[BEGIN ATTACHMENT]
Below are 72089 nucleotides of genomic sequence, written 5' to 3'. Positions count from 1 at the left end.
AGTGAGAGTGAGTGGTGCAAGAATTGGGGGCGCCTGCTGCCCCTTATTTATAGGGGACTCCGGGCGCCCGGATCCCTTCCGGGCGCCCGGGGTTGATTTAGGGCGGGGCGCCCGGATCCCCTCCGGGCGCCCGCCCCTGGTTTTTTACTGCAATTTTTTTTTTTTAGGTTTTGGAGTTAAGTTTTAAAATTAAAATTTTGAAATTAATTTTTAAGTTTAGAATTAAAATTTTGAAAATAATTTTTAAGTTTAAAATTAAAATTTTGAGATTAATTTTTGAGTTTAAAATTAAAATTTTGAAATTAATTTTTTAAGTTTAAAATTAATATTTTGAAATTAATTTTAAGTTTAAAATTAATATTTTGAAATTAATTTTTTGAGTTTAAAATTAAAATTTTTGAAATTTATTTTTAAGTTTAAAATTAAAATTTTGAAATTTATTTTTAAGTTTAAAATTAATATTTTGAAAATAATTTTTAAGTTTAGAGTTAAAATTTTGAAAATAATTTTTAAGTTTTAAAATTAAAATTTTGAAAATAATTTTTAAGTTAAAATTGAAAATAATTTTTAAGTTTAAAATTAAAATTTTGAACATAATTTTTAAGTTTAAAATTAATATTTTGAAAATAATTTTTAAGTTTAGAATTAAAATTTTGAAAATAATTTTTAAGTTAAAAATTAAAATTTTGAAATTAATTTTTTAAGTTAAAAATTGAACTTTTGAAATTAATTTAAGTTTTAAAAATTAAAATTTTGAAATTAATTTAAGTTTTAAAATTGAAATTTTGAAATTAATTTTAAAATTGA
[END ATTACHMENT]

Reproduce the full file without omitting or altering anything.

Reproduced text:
Below are 72089 nucleotides of genomic sequence, written 5' to 3'. Positions count from 1 at the left end.
AGTGAGAGTGAGTGGTGCAAGAATTGGGGGCGCCTGCTGCCCCTTATTTATAGGGGACTCCGGGCGCCCGGATCCCTTCCGGGCGCCCGGGGTTGATTTAGGGCGGGGCGCCCGGATCCCCTCCGGGCGCCCGCCCCTGGTTTTTTACTGCAATTTTTTTTTTTTAGGTTTTGGAGTTAAGTTTTAAAATTAAAATTTTGAAATTAATTTTTAAGTTTAGAATTAAAATTTTGAAAATAATTTTTAAGTTTAAAATTAAAATTTTGAGATTAATTTTTGAGTTTAAAATTAAAATTTTGAAATTAATTTTTTAAGTTTAAAATTAATATTTTGAAATTAATTTTAAGTTTAAAATTAATATTTTGAAATTAATTTTTTGAGTTTAAAATTAAAATTTTTGAAATTTATTTTTAAGTTTAAAATTAAAATTTTGAAATTTATTTTTAAGTTTAAAATTAATATTTTGAAAATAATTTTTAAGTTTAGAGTTAAAATTTTGAAAATAATTTTTAAGTTTTAAAATTAAAATTTTGAAAATAATTTTTAAGTTAAAATTGAAAATAATTTTTAAGTTTAAAATTAAAATTTTGAACATAATTTTTAAGTTTAAAATTAATATTTTGAAAATAATTTTTAAGTTTAGAATTAAAATTTTGAAAATAATTTTTAAGTTAAAAATTAAAATTTTGAAATTAATTTTTTAAGTTAAAAATTGAACTTTTGAAATTAATTTAAGTTTTAAAAATTAAAATTTTGAAATTAATTTAAGTTTTAAAATTGAAATTTTGAAATTAATTTTAAAATTGA